Britain WON’T be bullied! Ann Widdecombe tells Barnier to realise no deal IS happening

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BREXITEER Ann Widdecombe insisted the UK would not be bullied by the EU and ordered Michel Barnier to prepare for a no deal scenario.

Former Brexit Party MEP Ann Widdecombe argued a no deal Brexit, or WTO (World Trade Organisation) Brexit, was going to happen. During an interview with Express.co.uk, Ms Widdecombe said chief negotiator Michel Barnier needed to realise the UK would not be bullied in the Brexit trade deal talks. She added Boris Johnson had initially shown weakness but was now taking strides to put pressure on the bloc.

She said: “When Boris achieved his British election victory, on the basis of ‘get Brexit done’, I went back to the EU Parliament for the next session and the atmosphere had completely changed.

“Suddenly people realised that we were going and it wasn’t so much an atmosphere of panic but one of complete surprise.

“I think Barnier needs to face something very similar now which is that WTO really is going to happen.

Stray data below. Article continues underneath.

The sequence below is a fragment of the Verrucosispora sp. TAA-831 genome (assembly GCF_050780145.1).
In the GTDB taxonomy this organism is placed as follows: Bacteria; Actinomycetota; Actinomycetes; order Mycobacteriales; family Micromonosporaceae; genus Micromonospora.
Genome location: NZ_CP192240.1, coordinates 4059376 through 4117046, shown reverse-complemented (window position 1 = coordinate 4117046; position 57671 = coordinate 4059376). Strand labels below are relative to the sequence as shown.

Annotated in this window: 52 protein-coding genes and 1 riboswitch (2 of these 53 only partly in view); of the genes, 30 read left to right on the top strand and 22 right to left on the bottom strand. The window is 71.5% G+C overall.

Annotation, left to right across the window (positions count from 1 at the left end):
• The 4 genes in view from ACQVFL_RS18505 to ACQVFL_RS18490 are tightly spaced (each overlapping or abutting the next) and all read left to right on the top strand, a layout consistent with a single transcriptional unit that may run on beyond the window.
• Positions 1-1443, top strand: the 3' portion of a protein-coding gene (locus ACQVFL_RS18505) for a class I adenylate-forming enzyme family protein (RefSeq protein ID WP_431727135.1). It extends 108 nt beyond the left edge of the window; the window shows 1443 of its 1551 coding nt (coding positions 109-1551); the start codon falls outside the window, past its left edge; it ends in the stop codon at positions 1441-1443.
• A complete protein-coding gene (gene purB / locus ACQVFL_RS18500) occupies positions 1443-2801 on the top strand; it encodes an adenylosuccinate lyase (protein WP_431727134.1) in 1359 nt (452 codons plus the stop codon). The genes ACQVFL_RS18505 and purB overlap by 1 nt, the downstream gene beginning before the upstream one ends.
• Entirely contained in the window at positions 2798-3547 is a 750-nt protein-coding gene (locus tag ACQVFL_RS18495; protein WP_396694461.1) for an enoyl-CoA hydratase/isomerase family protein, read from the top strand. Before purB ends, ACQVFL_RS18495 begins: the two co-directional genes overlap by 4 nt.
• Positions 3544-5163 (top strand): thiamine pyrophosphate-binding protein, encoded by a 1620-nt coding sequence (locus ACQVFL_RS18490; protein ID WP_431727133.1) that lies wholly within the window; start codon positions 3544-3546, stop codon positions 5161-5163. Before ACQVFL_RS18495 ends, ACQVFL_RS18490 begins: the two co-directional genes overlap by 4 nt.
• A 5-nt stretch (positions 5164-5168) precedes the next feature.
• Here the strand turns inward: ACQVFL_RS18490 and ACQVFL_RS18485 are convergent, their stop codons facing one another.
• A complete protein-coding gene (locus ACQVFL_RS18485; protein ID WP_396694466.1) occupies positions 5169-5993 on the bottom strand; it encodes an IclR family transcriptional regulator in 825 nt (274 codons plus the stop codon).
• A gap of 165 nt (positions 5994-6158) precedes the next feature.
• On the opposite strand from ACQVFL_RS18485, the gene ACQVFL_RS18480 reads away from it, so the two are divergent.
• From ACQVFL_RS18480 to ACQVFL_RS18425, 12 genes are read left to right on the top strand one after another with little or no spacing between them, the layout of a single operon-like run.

“That is why we should have done that in June because that would have given him time to absorb the deeply unpalatable.

“The EU can not bully us, that has got to be the single message to the EU.

“We are a sovereign state again, you can’t bully us.”

Ms Widdecombe also warned that Boris Johnson had initially played into the EU’s hands with extensions.

She noted the EU was able to gain confidence in the talks and assume the trade talks would be similar to that of Theresa May’s team.

 

Ms Widdecombe said: “I think the EU practices brinkmanship right up to the bitter end.

“I noticed something when I was an MEP.

“The European Parliament, EU administrators and officials never took the threat of Brexit seriously.

“There had been too many extensions and too much weakness so they never took it seriously.”

Brexit trade deal talks with the EU are at risk of collapsing as Boris Johnson receives threats from MPs, Lords and the European Union.

The Prime Minister’s Internal Market Bill, tabled this week, sparked fury as it risks overriding parts of the already agreed withdrawal agreement and has been accused of breaking international law. 

The EU has threatened to pull out of the trade talks completely giving Boris Johnson until the end of the month to make changes to the Internal Market Bill.

But, over the weekend, the Prime Minister stood firm on his ambitions and the need for the Internal Market Bill.

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